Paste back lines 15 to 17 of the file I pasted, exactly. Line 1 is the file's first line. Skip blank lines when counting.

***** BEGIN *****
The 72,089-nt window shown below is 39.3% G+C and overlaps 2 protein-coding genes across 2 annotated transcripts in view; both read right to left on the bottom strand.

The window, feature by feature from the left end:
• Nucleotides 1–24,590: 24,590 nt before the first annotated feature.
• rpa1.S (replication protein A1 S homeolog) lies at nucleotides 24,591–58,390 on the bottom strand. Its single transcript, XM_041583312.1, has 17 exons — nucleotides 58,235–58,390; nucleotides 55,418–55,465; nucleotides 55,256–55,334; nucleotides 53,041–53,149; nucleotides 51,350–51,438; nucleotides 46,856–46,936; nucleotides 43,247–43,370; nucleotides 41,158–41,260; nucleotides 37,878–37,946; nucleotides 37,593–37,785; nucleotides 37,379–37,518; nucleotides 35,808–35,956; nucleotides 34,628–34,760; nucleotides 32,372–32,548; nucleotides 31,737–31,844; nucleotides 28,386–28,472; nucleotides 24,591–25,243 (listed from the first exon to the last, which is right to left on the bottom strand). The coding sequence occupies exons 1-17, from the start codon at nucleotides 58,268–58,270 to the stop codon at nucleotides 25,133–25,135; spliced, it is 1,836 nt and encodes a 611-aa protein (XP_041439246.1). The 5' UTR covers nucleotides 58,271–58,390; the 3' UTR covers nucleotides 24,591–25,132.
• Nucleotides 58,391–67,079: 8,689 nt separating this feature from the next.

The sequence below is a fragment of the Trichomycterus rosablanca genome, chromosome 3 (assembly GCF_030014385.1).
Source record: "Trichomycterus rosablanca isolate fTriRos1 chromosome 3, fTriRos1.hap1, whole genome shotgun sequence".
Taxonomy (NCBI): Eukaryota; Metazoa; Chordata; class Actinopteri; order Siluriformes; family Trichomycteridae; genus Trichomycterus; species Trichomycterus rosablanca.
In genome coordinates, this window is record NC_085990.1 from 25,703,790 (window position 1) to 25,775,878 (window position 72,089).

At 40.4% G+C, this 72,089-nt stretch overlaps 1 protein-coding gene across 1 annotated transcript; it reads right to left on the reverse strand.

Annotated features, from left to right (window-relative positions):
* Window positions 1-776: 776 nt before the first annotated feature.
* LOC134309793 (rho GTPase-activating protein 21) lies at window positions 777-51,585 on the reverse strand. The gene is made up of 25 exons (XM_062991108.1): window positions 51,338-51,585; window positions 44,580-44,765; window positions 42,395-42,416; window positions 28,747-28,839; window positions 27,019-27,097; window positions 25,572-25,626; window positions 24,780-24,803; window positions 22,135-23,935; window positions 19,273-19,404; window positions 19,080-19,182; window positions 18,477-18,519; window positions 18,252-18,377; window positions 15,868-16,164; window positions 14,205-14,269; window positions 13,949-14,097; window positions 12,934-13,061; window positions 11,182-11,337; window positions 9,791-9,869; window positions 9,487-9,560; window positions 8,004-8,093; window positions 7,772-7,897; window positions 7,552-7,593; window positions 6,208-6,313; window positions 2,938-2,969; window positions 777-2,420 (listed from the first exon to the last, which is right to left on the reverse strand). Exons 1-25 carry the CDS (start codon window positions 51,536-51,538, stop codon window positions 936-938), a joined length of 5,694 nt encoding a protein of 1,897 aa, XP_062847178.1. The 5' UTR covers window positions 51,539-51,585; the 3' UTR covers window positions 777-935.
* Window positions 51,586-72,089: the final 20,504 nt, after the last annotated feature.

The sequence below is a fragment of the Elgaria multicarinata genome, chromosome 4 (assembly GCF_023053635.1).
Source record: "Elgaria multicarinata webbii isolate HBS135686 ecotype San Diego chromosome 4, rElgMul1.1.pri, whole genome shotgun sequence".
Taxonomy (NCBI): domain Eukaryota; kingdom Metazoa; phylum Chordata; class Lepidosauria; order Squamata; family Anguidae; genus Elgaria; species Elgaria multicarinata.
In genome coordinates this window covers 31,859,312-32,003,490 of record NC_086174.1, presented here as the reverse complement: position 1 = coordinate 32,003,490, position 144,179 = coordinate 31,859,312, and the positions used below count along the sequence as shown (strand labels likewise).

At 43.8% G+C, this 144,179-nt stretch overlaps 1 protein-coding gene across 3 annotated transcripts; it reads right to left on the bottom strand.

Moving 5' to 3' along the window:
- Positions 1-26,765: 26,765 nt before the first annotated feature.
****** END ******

The sequence below is a fragment of the Elgaria multicarinata genome, chromosome 4 (assembly GCF_023053635.1).
Source record: "Elgaria multicarinata webbii isolate HBS135686 ecotype San Diego chromosome 4, rElgMul1.1.pri, whole genome shotgun sequence".
Taxonomy (NCBI): domain Eukaryota; kingdom Metazoa; phylum Chordata; class Lepidosauria; order Squamata; family Anguidae; genus Elgaria; species Elgaria multicarinata.